Detail from the cloud forest of Loma Alta in Ecuador, one of the conservation success stories highlighted in the book Wild Hope.

A new book by a Cambridge professor offers an alternative to the narratives of nature’s annihilation, by shining a light on conservation success stories that otherwise get lost in the deluge of dire warnings.

You never motivate anybody by just giving them bad news, you have to give them a reason for thinking that things can improve and that their actions can change what might happen.

Andrew Balmford, Professor of Conservation Science at the Department of Zoology

News about conservation and the environment can be a barrage of bleakness. As biodiversity is lost at an increasingly rapid rate, the gloomy headlines seem to herald the inevitable doom of the natural world. It can feel hopeless at times.

A new book by a Cambridge professor aims to try and address the resignation this causes by exposing some of the success stories from the front line of conservation. While there is no denying that the natural world is in serious trouble, there are plenty of environmental triumphs that simply don’t get reported on.

“You never motivate anybody by just giving them bad news, you have to give them a reason for thinking that things can improve and that their actions can change what might happen,” said the book’s author Andrew Balmford, Professor of Conservation Science at Cambridge’s Department of Zoology.

“When you look around objectively at the conservation landscape it’s true that in most places things are getting worse, but there are actually quite a few places where things have got markedly better - these are stories that don’t get told and really should.”

The book - entitled Wild Hope - is released in the UK today, 8 August, published by University of Chicago Press. Each chapter looks at an environmental victory, the people involved and - crucially - the incentives used to effect real change.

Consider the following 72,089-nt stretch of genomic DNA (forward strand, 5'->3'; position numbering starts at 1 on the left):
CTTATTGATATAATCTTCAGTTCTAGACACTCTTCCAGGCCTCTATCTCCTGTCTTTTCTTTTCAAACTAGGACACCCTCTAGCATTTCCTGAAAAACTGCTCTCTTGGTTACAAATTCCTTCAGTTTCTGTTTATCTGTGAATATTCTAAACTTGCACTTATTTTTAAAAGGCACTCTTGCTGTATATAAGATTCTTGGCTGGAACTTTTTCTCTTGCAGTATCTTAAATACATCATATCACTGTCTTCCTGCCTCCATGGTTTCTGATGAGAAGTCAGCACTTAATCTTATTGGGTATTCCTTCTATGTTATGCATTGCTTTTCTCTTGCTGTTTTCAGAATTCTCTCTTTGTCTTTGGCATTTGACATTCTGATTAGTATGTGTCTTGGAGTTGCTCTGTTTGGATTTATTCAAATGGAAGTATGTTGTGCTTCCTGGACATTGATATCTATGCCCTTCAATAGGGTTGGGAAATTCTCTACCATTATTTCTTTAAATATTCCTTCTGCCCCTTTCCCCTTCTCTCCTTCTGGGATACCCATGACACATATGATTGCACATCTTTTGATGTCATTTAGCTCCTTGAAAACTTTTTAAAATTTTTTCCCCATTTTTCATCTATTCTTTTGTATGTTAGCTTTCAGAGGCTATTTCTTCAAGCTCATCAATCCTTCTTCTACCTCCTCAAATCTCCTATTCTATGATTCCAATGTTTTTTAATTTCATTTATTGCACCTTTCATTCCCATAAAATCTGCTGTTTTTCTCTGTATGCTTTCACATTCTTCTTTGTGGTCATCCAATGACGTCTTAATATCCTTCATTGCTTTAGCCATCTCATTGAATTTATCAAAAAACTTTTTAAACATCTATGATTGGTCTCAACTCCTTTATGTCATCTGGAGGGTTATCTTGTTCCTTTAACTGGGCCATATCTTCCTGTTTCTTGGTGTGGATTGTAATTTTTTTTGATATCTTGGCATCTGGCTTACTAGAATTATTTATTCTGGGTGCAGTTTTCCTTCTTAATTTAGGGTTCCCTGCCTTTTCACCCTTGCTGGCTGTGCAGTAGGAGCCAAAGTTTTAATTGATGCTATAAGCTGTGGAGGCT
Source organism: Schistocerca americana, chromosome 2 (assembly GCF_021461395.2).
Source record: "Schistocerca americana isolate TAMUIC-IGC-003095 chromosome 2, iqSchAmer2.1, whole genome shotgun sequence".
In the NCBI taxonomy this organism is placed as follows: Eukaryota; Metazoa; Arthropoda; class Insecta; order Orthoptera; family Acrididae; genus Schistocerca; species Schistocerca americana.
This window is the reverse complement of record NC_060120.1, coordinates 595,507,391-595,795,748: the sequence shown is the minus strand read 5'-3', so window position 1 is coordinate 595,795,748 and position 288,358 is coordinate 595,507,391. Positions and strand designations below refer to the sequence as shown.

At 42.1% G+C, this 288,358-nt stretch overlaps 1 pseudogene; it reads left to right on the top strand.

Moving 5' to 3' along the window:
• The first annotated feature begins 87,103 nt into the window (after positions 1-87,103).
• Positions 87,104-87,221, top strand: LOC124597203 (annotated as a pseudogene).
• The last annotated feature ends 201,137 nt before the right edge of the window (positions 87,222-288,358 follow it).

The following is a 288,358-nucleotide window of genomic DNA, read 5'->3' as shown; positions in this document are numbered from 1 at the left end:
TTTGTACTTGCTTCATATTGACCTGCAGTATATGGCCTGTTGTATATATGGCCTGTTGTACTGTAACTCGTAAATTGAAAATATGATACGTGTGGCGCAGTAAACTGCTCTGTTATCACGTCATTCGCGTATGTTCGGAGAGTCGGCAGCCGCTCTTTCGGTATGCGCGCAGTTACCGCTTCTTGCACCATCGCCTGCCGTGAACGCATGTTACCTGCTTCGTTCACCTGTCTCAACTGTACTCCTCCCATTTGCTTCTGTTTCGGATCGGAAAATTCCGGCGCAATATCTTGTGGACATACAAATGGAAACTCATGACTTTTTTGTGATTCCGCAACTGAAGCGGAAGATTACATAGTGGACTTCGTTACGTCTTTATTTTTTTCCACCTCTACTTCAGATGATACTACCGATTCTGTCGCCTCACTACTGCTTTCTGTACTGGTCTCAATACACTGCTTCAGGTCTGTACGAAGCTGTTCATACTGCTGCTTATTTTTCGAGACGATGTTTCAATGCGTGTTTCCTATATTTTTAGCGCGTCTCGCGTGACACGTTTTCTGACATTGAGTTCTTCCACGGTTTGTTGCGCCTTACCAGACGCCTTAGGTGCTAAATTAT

“People need different incentives. Sometimes they’re economic, other times they’re still material but not monetary, and sometimes people just need to be enabled to do the right thing,” said Balmford. “It’s all about human institutions that are turning the tide, and that needs to be celebrated.”

In conservation at the moment, the focus is on making people realise the vital benefits - or ‘eco-system services’ - they get from nature. “This tends to be climate or waterflow regulation, or pollination services - invaluable services that aren’t reflected in the marketplace,” said Balmford.

Examples from the book include a group of farmers from Loma Alta in Ecuador, whose land includes a ‘cloud forest’ on top of a mountain - containing a whole range of species found nowhere else. Conservationists had spent decades trying to persuade these people of the area’s immense biological value, but the forest continued to be cleared for a variety of reasons.

“Then somebody smart discovered that something rather subtle was going on. The forests are high enough to intercept fog that rolls off the Pacific Ocean, turning it into stream flow and feeding the farmers’ fields right through the dry season,” explained Balmford.

“This is a part of the world where rainfall during the dry season is so scarce that people buy and sell water. Some simple science was done with the local community to quantify how much water they were losing, and how much they were set to lose if they carried on the way they’d been going. Within three months the forest was protected.”

“It’s all about seeing something laterally, through other people’s eyes, not seeing it solely as a conservation problem.”

Balmford also touches on conservation in his own ‘backyard’, in particular a campaign he helped orchestrate in the fenland city of Ely, where he lives.

“Ely has a series of abandoned industrial pits on its outskirts which have been reclaimed by nature, and are fantastically valuable for wildlife. A developer bought the land to turn it into a marina, and we successfully campaigned against it.”

“Local people were extremely concerned about the proposal themselves, and we ended up with well over a thousand paid-up supporters. They come along to events we run several times a year. It gets people involved, extending understanding and appreciation of the wildlife on people’s doorstep,” said Balmford.

“It’s so important to learn and celebrate the successes we’ve got. There’s so much more to do, and if we can learn from places where things are getting better then we might improve our hit-rate as well!”


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